What you want in limited screen space is text in the usual size and the page in a smaller size.

So, my idea is:

  • Make the font larger. Say, 12pt.
  • Render the page in a webkit widget that's 1200x720 pixels.
  • Put the widget in a QGraphicsScene, and reduce it 33%.

The result? a 800x480 web page view that contains the whole page.

Of course you should be able to change all these parameters with a single control. Is the page too wide to see in 800x480 with 8pt fonts?

Then try 1000x600 with 10pt fonts, and reduce it to fit the screen.

Still too wide? Then try 1200x720 and a 33% reduction.

Possible tips:

  • Should work better with aliased fonts, since the size reduction should make antialiased fonts too blurry. A wide, open font will look better,
  • The scrollbars will look squashed, I expect. Probably checkboxes and radio buttons will look funky. Here, more advanced wizardry is needed.

Of course it would have to be tested, but I am willing to bet this will work better than other alternatives. If I had a working PyQt 4.4 I would try to do it myself ;-)

I got my Asus eee!

Ok, not really, but if everything works right, I get a "Galaxy Black" Asus eee 4G Surf in a couple of weeks :-)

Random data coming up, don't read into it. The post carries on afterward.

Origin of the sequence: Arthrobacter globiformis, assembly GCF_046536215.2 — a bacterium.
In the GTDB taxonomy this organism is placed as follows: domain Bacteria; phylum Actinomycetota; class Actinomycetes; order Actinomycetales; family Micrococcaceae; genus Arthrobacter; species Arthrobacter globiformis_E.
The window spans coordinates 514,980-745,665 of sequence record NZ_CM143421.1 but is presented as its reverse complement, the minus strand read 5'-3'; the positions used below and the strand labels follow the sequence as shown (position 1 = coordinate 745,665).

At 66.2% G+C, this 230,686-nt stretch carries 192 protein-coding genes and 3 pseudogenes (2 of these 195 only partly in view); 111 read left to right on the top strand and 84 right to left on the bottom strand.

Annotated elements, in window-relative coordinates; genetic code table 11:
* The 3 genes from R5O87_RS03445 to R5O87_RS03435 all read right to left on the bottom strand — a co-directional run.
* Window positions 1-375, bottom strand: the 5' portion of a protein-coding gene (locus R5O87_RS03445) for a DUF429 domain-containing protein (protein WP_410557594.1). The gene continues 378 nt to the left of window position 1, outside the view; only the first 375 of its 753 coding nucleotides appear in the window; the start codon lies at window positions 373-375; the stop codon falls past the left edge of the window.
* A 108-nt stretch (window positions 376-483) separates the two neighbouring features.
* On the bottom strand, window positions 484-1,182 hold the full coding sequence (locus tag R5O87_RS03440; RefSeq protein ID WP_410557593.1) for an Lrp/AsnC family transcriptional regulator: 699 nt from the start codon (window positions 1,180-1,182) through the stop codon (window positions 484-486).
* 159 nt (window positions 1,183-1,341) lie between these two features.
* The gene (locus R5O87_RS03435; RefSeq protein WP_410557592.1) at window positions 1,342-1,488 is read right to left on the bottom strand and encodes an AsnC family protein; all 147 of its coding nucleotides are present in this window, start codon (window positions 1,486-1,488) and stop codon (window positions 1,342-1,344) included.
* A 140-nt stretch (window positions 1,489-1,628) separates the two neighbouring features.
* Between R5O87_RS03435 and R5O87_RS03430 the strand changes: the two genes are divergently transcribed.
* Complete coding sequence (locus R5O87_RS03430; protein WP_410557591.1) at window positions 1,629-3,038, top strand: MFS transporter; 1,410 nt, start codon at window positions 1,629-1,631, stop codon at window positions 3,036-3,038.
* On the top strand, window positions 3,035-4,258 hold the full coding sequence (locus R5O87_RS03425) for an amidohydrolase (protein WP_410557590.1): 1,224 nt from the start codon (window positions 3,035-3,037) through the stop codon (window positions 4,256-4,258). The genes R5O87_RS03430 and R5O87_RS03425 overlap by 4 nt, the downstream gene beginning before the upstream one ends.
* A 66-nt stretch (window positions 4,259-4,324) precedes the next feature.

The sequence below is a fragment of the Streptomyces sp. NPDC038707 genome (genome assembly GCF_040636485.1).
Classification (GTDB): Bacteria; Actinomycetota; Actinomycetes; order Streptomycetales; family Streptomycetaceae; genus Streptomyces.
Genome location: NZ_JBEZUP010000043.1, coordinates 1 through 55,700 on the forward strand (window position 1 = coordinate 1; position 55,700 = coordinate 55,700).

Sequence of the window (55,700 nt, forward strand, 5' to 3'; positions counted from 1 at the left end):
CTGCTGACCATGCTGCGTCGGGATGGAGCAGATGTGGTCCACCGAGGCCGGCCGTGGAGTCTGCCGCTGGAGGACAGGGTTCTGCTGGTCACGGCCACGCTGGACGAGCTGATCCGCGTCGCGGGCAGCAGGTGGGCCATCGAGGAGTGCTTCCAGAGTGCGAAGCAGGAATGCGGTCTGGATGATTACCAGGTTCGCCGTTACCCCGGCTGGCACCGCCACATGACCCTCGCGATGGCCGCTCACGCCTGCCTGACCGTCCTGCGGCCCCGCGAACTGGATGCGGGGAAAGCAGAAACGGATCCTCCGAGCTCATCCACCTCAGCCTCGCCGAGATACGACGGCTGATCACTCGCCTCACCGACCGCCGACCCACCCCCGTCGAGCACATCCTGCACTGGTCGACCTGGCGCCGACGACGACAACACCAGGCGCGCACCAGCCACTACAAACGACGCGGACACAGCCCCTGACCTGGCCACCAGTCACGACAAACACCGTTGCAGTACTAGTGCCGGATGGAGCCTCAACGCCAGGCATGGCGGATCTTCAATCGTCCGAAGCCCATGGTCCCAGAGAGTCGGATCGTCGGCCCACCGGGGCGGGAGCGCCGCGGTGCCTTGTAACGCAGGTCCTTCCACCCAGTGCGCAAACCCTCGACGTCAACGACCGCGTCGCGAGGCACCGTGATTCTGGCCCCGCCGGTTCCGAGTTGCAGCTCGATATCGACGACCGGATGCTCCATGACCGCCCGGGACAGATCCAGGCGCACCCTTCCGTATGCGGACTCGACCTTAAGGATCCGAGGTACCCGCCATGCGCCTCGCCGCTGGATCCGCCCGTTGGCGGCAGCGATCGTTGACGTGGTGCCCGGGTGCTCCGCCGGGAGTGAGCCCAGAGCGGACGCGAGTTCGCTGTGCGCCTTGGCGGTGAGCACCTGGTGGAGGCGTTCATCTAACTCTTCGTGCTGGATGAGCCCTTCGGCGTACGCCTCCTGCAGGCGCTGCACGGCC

Ok, I wanted the 4G, not the surf, but my mother in law is bringing it as a favour and I have no use for the webcam anyway, so the only difference is the soldered RAM, which I was not planning to upgrade anyway.

What I want for christmas (The cool new trend on preloaded Linux)

Dear fictional character that oppreses the workers of
the North Pole:

This christmas, I want an Asus eee PC, an Everex gPC,
and some bare white box with a nice Phoenix PC 3.0 BIOS.

Why am I asking the red menace from the north for these items?

Well, they do have one thing in common: Linux. Another is that they are consumer boxes, not servers.

For many years, one of the huge advantages windows had was that it came preloaded with most PCs. This enabled people to turn a blind eye to windows installation and configuration since it was done by Someone Else (TM).

Since getting Linux has become much easier in the last 10 years [1] this has been very frustrating. Imagine you had something you gave away for free, but people kept using something more expensive because they had to pay for it anyway!